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Published: September 20th 2007
Lassen National Park. The name's not very familiar is it? It wasn't to me either. A park isolated by spectacular surroundings in Northern California where the Sierra Nevada end and the Cascades begin, Lassen is about halfway between Lake Tahoe and Mt. Shasta. My impressions of the park before I visited were a bit unimpressive. But within 5 minutes of passing through the Park Service gate, I knew I was visiting the most underestimated National Park in California.
With a week off work, I was on my way to visit friends in Bend, Oregon. Having never visited the Pacific Crest north of Lake Tahoe, I was eager to discover its volcanic treasures! Especially considering of all the places in the Pacific Coast of North America, The area from lassen to Mt. Ranier is the one that most resembles Chile which has always held a special place in my heart- a place where volcanos give way to forest and travellers give way to endless beauty of geology.
3189 meter high Lassen Peak might be over 3200 meters, but an explosive eruption in 1915 lowered its summit while waking the United States up to the fact that active volcanos are alive
and well in the country. Lassen is actually a small side vent of the now extinct startovolcano of Mt. Tehama, which is estimated to have been 4000 meters high and 12 km wide. The remnants of a Tehama eroded away by succesive ice ages compose the majority of active features in Lassen- the Steam Vents, Sulphur Works, Bumpass Hell and hot springs.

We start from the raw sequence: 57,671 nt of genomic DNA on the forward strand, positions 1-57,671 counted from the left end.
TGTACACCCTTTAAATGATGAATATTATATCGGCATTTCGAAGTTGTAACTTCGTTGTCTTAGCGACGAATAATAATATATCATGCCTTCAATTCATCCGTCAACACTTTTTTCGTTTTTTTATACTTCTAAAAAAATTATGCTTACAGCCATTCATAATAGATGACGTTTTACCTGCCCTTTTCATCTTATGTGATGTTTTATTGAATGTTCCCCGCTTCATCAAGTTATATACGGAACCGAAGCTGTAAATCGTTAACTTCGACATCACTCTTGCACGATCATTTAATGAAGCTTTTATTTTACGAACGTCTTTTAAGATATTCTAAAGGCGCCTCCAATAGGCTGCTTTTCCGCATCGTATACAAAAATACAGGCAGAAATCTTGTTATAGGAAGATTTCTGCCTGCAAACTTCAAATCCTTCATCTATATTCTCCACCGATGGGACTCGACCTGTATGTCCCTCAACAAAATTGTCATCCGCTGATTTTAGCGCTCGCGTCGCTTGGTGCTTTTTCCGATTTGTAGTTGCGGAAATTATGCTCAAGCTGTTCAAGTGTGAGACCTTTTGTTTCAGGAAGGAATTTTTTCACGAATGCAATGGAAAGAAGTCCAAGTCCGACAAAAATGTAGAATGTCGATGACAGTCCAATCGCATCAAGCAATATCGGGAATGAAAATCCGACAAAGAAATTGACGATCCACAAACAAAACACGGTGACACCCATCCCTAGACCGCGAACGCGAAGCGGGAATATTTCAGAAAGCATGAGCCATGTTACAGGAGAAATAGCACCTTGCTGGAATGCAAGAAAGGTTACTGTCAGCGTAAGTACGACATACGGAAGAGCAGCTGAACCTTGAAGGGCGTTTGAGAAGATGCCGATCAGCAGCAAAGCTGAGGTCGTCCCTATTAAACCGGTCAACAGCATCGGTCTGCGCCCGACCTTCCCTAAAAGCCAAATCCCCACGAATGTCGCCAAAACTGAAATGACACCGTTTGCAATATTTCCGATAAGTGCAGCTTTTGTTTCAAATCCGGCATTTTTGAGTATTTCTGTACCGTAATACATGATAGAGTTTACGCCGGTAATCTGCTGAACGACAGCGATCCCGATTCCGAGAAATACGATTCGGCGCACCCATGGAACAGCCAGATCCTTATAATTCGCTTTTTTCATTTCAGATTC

For some curious reason of geography and Meteorology, Lassen gets more precipitation than anywhere in the Cascades south of the Three Sisters volcanoes in Oregon. And average snowfall of 16.7 meters(660 inches) means Lassen is a magnet for snow-shoeing and cross country skiers when the roads close for winter. Lassen was created very recently, only 25,000 years ago the summit of Lassen was built up through a series of during the last Ice Age. One can only imagine the sight of an erupting volcano buried by miles of ice that Lassen created.
Lassen National Park is one of the only places in the world which contains examples of all 4 different types of Volcanos- Composite, Shield, Cinder Cones and Lava Domes. You can feel that it's alive, spewing from the earth smelly gases and boiling water.
Every rock has recently been raised to the surface of the earth from the interior. One grouping of rocks off the main road has a sign describing how the rocks are the youngest rocks in California! Strange to think how rocks, which looks so similar, can differ in age by millions of years.
Lassen National Park is also the beginning of an entirely new set of plants endemic to the Cascade Region of the Pacific Coast of North America. Over 700 flowering plant species exist in Lassen National Park, as it lays at the crossroads between the Sierra Nevada, Cascades, Great basin desert and Sacramento Valley.
I spent 3 days here on my way to Mt. Shasta, summiting Lassen Peak and hiking amongst the alpine lakes and steaming mud pits. It was truly an unexpected delight! I used to think Lassen was a boring grey summit of rock. I know it now as a dynamic, colorful and young volcano that spews lava and sulphur from the center of the earth while being continuoulsy covered by unqiue and rare plants!
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